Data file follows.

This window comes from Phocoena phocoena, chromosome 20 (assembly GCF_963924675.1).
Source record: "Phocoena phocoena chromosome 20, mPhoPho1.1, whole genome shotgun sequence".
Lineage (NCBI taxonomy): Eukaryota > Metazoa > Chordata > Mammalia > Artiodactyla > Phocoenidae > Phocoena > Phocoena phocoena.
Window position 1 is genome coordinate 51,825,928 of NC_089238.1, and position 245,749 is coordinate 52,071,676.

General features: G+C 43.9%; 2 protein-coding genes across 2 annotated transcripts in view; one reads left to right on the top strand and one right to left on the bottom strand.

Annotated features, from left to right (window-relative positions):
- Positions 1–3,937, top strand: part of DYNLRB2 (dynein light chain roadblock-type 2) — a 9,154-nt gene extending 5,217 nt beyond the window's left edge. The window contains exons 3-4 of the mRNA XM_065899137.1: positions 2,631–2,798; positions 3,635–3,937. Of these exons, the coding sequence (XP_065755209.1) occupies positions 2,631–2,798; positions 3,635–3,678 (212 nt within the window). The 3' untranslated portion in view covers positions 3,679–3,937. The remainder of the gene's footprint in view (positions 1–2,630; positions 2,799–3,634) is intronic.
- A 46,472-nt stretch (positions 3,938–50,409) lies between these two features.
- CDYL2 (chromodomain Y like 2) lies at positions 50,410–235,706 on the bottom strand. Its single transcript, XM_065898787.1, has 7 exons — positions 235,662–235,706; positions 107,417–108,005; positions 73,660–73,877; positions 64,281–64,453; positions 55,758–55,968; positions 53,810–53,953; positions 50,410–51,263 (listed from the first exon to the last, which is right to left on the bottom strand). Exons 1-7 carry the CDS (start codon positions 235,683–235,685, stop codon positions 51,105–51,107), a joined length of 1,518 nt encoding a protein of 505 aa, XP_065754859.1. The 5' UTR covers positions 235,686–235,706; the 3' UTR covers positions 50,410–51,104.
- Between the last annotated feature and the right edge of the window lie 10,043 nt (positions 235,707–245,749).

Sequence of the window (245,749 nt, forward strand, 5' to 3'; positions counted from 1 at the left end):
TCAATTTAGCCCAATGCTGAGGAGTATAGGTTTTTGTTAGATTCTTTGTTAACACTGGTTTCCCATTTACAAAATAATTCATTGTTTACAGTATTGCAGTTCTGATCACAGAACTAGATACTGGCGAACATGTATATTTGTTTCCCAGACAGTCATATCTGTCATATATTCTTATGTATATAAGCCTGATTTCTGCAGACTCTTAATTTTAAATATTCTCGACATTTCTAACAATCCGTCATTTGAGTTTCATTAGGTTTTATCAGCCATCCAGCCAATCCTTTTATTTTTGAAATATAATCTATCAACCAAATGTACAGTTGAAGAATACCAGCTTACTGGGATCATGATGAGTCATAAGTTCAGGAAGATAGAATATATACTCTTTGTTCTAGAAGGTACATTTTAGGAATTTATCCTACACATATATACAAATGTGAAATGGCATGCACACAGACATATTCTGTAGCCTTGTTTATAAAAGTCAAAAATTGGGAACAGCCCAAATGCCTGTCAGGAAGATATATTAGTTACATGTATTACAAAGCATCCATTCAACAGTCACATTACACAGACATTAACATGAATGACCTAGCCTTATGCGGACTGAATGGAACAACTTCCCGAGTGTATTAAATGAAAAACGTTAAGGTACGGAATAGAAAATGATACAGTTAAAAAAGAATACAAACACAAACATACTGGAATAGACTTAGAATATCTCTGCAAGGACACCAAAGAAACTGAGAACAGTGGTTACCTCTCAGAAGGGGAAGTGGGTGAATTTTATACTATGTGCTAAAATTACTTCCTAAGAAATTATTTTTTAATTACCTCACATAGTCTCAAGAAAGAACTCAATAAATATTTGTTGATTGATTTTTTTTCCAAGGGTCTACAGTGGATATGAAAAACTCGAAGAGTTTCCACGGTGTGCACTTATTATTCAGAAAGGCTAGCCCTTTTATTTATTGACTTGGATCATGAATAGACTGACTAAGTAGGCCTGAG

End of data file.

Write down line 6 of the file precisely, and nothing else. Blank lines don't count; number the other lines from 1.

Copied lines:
Annotated features, from left to right (window-relative positions):